Friends for Life

For washington state health care authority

Preventing fentanyl overdoses through care & connection.

We partnered with our client to create a fentanyl- and naloxone-education campaign offering hopeful, helpful actions everyone could take to prevent overdose deaths. Everyone deserves to live, and we can all help keep each other safe.

Friends for Life Prevent Overdose Gif


To understand what people already knew about fentanyl and overdose and what they didn’t, we launched our work with a statewide survey. We learned Washington residents wanted more practical information about safe drug use and what they could do to keep one other safe. Another key finding: Young adults knew the least about fentanyl and were less likely to carry naloxone — even though data showed this age group had the fastest-rising overdose rates. We expanded on these early findings by interviewing subject matter experts and reviewing existing data, academic literature and national prevention campaigns.


A refrain emerged from our research: “I’m scared someone I care about will die because of fentanyl. I want to know what I can do to keep them safe.” In other words, most people care a lot about protecting their friends. This insight formed the basis of the campaign. Our strategy would be to empower all people with practical knowledge and skills to keep one other safe. In that way, everyone could play a vital role in saving lives from overdose.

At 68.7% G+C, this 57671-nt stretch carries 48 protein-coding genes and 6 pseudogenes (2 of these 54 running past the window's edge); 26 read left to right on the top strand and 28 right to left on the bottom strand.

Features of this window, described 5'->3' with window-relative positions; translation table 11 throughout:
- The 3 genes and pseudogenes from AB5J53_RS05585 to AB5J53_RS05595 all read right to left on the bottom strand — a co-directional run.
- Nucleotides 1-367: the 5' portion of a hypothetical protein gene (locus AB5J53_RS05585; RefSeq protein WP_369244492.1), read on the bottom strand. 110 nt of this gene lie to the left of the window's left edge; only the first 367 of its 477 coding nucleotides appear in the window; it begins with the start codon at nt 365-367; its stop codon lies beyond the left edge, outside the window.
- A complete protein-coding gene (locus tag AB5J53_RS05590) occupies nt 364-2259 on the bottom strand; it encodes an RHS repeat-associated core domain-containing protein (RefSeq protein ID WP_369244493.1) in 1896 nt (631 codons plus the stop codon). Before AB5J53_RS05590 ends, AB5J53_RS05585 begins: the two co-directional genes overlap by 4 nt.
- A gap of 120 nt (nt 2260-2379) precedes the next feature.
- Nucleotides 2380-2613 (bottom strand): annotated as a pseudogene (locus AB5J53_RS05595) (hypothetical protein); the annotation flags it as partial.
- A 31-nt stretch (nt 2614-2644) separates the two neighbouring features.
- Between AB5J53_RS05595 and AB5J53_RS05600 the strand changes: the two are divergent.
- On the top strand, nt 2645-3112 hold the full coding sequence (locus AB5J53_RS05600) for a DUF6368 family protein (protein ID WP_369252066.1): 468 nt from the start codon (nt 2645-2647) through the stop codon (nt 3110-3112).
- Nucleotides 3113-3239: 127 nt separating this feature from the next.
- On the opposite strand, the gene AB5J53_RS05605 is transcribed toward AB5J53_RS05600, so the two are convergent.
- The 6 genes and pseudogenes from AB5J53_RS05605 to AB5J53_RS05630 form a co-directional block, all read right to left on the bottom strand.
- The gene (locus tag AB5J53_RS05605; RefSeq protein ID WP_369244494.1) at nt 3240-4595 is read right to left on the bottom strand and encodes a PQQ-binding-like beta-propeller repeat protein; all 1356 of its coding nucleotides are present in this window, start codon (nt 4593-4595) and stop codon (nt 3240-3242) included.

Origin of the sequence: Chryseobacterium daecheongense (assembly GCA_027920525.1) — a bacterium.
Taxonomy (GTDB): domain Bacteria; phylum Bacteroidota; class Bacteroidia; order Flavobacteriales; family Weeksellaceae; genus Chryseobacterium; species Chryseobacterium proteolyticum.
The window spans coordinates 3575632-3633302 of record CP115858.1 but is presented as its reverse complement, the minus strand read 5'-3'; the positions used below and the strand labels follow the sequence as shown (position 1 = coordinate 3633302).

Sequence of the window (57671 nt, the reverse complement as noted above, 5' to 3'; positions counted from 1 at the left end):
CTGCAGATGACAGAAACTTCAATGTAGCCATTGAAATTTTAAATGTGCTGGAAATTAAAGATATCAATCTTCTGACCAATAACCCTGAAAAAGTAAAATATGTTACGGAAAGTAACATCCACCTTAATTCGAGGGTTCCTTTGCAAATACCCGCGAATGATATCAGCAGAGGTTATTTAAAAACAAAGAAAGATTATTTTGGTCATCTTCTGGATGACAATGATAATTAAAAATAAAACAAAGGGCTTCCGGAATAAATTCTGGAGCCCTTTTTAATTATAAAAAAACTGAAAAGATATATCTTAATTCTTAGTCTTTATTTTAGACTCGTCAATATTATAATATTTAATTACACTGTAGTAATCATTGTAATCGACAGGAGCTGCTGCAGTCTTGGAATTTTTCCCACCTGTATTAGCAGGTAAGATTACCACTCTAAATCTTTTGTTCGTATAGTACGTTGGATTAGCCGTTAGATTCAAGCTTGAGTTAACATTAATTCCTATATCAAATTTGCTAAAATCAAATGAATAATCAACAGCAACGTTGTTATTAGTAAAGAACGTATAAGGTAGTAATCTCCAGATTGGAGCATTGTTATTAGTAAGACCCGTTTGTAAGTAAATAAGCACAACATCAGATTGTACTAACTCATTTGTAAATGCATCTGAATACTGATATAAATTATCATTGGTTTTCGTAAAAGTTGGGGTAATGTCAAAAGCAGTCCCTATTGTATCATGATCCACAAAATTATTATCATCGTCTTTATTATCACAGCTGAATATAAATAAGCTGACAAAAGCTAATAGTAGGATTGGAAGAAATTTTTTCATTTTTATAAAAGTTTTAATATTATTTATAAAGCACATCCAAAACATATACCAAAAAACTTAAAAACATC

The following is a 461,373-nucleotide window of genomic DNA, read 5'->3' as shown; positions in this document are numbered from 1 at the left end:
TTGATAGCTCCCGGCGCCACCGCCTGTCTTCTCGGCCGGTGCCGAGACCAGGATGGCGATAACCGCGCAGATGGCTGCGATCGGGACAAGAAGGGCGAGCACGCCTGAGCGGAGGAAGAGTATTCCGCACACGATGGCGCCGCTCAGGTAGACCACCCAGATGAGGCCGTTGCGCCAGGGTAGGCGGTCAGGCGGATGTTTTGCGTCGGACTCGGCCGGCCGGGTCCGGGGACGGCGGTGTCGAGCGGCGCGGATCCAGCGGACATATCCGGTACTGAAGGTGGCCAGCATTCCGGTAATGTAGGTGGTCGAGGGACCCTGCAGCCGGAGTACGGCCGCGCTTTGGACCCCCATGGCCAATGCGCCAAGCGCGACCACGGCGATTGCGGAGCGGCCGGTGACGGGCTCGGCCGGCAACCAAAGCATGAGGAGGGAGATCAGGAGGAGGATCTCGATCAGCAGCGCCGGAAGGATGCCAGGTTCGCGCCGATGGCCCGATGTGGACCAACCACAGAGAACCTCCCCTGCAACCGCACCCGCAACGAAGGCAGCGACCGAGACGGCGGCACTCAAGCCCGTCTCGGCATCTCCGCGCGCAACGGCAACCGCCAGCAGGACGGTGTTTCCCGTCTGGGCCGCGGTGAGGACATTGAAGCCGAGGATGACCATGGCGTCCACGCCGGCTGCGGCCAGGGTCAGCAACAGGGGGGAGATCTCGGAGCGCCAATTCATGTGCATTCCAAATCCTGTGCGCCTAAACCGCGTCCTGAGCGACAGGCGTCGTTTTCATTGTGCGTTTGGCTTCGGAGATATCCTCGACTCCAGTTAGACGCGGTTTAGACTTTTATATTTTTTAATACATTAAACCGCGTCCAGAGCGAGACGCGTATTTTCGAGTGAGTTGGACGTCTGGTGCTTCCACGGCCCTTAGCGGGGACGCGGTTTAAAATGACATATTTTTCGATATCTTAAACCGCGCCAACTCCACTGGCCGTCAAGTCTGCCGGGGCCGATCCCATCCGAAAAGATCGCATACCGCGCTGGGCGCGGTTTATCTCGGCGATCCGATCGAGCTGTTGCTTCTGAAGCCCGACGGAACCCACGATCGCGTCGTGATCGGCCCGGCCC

If the campaign logo feels like a summer camp emblem, that’s by design. We wanted a logo that felt warm, approachable and friendly — recognizing this look and feel would appeal to a broad audience for different reasons. To teens and young adults, it’s retro. To their parents, it’s nostalgic. The font, color palette and other design details feel community-oriented, and more relaxed and less traditional than standard awareness campaigns.  ​

Friends for Life Prevent Overdose Gif
two ladies in the kitchen looking at each other
Technical assistance guy walking in front of a bunch of posters pasted on a concrete wall

Creative concept

“Friends for Life” was inspired by young people’s care for their friends and their instinct to keep one another safe. After testing several concepts with focus groups, we moved forward with this concept that led with empathy, avoided stigmatizing language and scare tactics, and was community oriented. It felt relevant to Washington residents regardless of their familiarity and experiences with drug use. And it was flexible enough to provide lifesaving information for people who use drugs, while also delivering prevention messages to young people and their parents.

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Audience-informed approach

The people closest to a problem are also closest to the solution. From discovery research to creative development to campaign evaluation, we engaged our priority audiences at every step of this campaign. We talked to people who used drugs and their families. We asked syringe service providers, prevention professionals and youth for feedback on creative. We tested PSA concepts with parents. Because we listened to people most affected by the problem, the campaign felt true and relevant to the people it was designed for. 


Want to make a campaign that shines?